Former chancellor Lord Lamont has called for an interest rate hike and changes to the Bank of England‘s quantitative easing policy to ease the risks from inflation.
The ex-Tory MP for Kingston-upon Thames warned inflation has risen by three per cent in the UK and that this is ‘well above the targets set by central banks’.
He also estimated that around £40billion is being spent per year solely on ‘paying interest on Government debt’.
Speaking this morning, Lord Lamont told BBC Radio 4’s Today programme: ‘I would personally be in favour of an interest rate (rise) now but also the Bank of England ought to be considering ending, scaling back, its quantitative easing.’
His comments some amid mounting signs of rampant inflation in the UK, with energy prices rocketing, the recent fuel shortage leading to surging costs on forecourts and prices rising more generally in the economy.
The latest Office for National Statistics (ONS) survey showed that 10 per cent of businesses reported increasing the price of goods and services in early September – up from eight per cent in mid-August and four per cent in late December.
Former chancellor Lord Lamont (pictured above), 79, warned inflation has risen by three per cent in the UK and that this is ‘well above the targets set by central banks’
It comes amid mounting signs of rampant inflation in the UK, with energy prices rocketing, the recent fuel shortage leading to surging costs on forecourts and prices rising more generally
Lord Lamont, 79, said: ‘Today there are signs of rising inflation, not just in the UK, three per cent, in the US it’s five per cent and forecast to go higher, in the Eurozone it is three per cent.
‘These rates of inflation are well above the targets set by central banks.
‘The danger is that inflation becomes embedded, it results in wage claims, public sector wage claims, and it becomes extremely difficult to reverse, and the longer you leave it in terms of putting up interest rates the more interest rates may have to go up and the faster they may have to go up.
‘Central bankers, not just Bank of England, believe the current inflation is transient. I can understand why they think it’s transient but there is risk of it getting embedded.’
He added: ‘The Bank of England like other central banks around the world has been buying in its own debt so the Government in a sense has been financing itself.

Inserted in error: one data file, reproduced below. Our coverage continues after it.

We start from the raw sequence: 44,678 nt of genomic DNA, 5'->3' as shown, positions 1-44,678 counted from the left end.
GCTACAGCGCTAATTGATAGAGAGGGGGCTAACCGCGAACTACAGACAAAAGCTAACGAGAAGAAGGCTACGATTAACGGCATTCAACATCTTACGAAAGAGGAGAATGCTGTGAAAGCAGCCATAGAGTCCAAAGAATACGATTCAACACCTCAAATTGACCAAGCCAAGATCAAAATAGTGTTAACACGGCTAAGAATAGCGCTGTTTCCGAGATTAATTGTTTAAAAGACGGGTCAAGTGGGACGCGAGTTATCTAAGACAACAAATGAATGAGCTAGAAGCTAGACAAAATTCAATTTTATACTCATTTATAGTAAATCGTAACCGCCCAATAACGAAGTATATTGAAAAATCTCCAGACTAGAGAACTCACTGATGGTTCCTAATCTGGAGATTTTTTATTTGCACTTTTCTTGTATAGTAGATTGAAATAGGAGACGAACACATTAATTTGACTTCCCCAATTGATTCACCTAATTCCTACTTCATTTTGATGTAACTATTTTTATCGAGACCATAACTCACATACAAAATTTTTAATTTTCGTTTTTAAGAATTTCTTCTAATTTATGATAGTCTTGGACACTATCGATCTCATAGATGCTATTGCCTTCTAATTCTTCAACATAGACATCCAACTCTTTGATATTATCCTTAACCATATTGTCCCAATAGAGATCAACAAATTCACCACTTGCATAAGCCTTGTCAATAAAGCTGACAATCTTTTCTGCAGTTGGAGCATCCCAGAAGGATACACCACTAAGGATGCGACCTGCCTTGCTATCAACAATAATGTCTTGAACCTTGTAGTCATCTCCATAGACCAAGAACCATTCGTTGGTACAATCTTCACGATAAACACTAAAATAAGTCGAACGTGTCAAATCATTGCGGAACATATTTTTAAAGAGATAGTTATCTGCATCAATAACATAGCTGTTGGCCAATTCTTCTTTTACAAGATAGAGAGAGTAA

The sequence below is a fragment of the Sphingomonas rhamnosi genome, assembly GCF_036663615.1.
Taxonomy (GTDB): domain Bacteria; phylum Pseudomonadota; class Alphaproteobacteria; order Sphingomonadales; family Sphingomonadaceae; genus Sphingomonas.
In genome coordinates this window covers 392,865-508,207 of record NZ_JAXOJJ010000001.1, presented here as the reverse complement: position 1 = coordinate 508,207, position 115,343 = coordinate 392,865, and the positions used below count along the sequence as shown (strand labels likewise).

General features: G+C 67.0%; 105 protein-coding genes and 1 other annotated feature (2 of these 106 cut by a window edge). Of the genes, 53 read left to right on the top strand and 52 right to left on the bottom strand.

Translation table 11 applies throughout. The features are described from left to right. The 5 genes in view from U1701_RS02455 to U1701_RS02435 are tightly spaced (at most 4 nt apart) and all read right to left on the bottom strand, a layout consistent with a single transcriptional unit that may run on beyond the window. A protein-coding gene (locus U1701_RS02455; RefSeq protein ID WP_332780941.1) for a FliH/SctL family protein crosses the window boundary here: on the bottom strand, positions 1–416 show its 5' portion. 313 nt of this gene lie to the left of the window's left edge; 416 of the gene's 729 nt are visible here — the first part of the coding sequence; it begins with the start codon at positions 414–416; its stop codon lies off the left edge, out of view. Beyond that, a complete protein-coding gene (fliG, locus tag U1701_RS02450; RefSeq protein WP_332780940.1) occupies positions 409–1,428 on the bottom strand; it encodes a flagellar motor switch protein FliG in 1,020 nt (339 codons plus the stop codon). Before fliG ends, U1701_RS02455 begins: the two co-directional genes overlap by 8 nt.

‘This carries a risk of inflation in many people’s eyes, it also carries a risk of a loss of credibility because it might look as though the bank is financing Government expenditure rather than just keeping interest rates down and smoothing the markets.’
The ex-Chancellor continued: ‘There is a fear that the Bank of England, and I’m not saying that I subscribe to this, but some people have the fear that the Bank of England might be pressurised not to put interest rates up because that could be very difficult for the Government.
‘The maturity period on Government debts has shortened, there’s a lot of inflation-linked debt around, which means that when inflation goes up, the interest that the Government has to pay is higher and greater too. We’re spending something like £40billion a year just on paying interest on Government debt.’
Lord Lamont also warned the Government’s policy of calling for wages to go up could drive if the boost is not accompanied by increased productivity.
He said: ‘Wages going up because of increased productivity… is a good thing.
The ex-Tory MP for Kingston-upon Thames said: ‘Some people have the fear that the Bank of England might be pressurised not to put interest rates up because that could be very difficult for the Government’ (file photo of the Bank of England)
‘Just pushing up wages by themselves, calling for them to go up, will not increase productivity itself and could become inflationary.’
Firms are increasingly passing on soaring costs to consumers as the supply chain crisis wreaks havoc across the economy, with official figures revealing that one in 10 firms has hiked prices.
The ONS said its latest business survey showed nearly a third (29) of companies have seen a higher-than-normal increase in the cost of materials, goods and services – with construction, services and manufacturing firms the worst hit.
The data showed that, of these, nearly a quarter (23 per cent) were retailers across the wholesale and consumer-facing sectors and 25 per cent in the manufacturing industry.
It follows wholesale gas prices surging to a record high on Wednesday, although they dropped back after Russian President Vladimir Putin said the country would stabilise the market.
The surge in wholesale gas prices has already forced many small UK suppliers out of business
The latest Office for National Statistics (ONS) survey showed that 10 per cent of businesses reported increasing the price of goods and services in early September (file photo)
Sectors from car retailing and toilet paper production to high street fashion have warned over price hikes.
In the retail sector, the likes of Next and Hotel Chocolat have recently said they are putting up prices in the face of cost pressures.
The ONS survey also showed that businesses are struggling to fill vacancies as staff shortages add to the pricing woes.
It found that 41 per cent of firms with 10 employees or more reported vacancies being more difficult to fill in the last month compared with normal expectations for this time of year.
Across all firms finding it harder to recruit, 18 per cent said there has been a reduced number of EU applicants.
More than half (53 per cent) said it was due to a lack of qualified applicants for the roles on offer.